A cognitive therapy means you learn to identify the thoughts that contribute to your behavior. You then prevent substance abuse by changing your responses to a thought or actively changing your thought patterns. The therapy may also work on adjusting your behaviors and actions by focusing on replacing negative thoughts with positive thoughts. The treatment plan depends on your situation and the specific program, so you want to consider facilities with cognitive therapies.
Holistic treatment programs also provide the inpatient care you need for recovery. A holistic plan means the facility focuses on your needs as a whole person and it may use a variety of alternative therapies to help with your goals. Alternative therapies range from nutritional programs and exercise plans to spiritual guidance and meditation. A facility may also offer animal therapies and music therapy as part of a treatment plan.
Outpatient Care For Opiate Drugs
An outpatient treatment plan for opioid drugs differs from an inpatient program because you do not stay in the facility. You attend a counseling session, group therapy or other treatments during a set time and then return to your home. It does not remove you from your home environment and offers greater flexibility when you have personal obligations that limit your treatment options.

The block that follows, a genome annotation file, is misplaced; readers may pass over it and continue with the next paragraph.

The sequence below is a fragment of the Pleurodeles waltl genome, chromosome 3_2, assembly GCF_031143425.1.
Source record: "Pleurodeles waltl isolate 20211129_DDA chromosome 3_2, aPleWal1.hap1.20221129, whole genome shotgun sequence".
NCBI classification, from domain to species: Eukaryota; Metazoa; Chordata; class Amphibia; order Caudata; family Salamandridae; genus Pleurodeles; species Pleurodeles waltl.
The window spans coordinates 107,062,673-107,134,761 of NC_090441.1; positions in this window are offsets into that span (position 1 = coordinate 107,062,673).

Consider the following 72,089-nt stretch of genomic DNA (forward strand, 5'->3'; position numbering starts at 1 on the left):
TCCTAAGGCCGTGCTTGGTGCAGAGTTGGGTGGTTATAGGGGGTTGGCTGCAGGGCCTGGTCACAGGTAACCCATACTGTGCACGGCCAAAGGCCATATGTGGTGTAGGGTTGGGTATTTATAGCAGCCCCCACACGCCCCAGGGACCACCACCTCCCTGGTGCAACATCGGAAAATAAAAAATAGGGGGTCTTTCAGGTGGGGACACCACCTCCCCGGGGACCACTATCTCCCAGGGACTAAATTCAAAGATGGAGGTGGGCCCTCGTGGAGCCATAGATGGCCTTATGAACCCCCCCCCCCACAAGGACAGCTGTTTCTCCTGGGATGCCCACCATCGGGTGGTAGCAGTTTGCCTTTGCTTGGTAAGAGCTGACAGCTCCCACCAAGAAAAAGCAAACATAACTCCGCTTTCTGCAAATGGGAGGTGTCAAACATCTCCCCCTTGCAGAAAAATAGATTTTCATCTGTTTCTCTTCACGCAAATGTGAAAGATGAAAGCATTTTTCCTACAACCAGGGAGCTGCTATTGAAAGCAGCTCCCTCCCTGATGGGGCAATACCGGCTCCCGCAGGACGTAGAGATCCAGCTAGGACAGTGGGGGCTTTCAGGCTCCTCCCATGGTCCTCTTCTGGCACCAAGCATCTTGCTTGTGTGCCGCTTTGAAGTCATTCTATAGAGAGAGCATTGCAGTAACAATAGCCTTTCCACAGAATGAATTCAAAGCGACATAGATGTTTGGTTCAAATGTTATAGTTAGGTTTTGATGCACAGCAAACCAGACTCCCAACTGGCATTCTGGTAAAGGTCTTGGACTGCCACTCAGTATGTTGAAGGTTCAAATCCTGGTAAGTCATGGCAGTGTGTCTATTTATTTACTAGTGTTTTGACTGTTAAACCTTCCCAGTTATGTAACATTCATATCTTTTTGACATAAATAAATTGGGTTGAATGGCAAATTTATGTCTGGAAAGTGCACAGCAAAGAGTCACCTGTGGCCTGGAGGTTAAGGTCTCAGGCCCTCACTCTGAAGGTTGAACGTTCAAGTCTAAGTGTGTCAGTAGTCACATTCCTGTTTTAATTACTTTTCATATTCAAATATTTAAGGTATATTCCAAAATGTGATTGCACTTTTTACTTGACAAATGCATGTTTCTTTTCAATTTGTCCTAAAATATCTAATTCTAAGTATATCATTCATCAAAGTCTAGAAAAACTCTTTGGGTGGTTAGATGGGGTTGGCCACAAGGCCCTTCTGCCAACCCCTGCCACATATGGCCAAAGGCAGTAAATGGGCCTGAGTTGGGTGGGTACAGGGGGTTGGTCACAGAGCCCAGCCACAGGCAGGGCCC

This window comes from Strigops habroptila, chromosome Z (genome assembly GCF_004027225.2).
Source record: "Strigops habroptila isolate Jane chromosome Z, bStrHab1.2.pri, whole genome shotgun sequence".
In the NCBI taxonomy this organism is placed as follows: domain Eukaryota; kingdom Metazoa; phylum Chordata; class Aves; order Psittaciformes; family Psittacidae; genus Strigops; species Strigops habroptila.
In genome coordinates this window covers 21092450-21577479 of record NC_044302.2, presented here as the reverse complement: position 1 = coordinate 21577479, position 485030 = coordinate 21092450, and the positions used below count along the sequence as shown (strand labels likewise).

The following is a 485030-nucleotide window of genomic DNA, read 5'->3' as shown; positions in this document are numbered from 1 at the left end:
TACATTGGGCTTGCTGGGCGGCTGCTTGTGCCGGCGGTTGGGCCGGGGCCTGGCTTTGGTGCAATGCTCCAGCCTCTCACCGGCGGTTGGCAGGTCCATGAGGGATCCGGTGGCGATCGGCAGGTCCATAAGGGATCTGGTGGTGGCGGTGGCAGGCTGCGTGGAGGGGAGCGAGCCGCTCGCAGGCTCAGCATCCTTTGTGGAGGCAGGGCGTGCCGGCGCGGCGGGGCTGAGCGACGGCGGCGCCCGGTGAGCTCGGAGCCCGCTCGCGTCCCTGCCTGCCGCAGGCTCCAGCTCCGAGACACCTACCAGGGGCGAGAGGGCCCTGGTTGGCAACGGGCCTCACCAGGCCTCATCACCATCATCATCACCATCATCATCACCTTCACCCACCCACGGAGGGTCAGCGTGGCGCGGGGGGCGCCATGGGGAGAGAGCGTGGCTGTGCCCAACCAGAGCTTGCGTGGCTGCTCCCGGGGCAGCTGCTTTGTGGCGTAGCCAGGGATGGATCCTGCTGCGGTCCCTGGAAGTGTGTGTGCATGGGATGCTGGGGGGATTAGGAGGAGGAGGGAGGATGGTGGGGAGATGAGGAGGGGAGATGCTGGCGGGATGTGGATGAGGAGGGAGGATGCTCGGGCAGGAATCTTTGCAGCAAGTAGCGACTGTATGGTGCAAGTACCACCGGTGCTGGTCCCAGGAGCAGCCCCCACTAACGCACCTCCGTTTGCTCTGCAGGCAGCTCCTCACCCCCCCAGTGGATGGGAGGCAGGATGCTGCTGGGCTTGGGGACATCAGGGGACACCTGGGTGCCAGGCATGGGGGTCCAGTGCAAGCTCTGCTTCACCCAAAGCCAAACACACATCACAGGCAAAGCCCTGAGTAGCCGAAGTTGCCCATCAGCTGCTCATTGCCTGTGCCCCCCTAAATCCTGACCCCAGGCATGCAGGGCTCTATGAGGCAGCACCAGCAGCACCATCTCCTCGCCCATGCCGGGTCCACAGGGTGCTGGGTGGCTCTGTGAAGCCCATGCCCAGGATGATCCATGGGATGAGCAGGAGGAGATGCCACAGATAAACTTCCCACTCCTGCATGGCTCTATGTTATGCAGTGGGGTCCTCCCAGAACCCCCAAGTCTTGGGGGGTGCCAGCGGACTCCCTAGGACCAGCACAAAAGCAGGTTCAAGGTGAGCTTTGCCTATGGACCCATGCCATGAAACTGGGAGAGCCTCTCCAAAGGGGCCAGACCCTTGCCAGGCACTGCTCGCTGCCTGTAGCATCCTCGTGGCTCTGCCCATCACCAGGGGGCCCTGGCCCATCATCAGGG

In some cases, you may transition from an inpatient program into an outpatient program to help you stay on track after you complete the initial treatment for opioid abuse. Working with a counselor and continuing your treatment in an outpatient program helps you avoid stressful situations or handle problems that may cause temptations for substance abuse.
During an outpatient program, you work on your recovery through counseling, group therapy and cognitive therapy. Other treatments depend on your schedule and your situation.
Medication For Treatment And Recovery
Although an inpatient program or an outpatient program help with your recovery, a medical professional may recommend a medication-assisted treatment plan. A medication-assisted plan means you take a prescription medication, like buprenorphine or methadone to help with the withdrawal symptoms you experience during detoxification and recovery. The medications help limit the impact of the symptoms while you focus on recovery and long-term goals. A doctor gradually reduces the dosage of the medication until you no longer need a drug to continue with your goals.
Treatment Programs In California
When you decide to consider a treatment plan in California, you want to find the right facility for your goals. By having a few ideas in mind and focusing on the type of treatments you want for your recovery, you can find a program that works with your situation.
Hope by the Sea is a treatment facility with a focus on your long-term goals. It offers inpatient and outpatient treatment programs to help with your goals and situation. It also provides a supervised detox program and gender-specific treatments for men and women. The facility focuses on addressing your needs and develops a personalized plan for your recovery.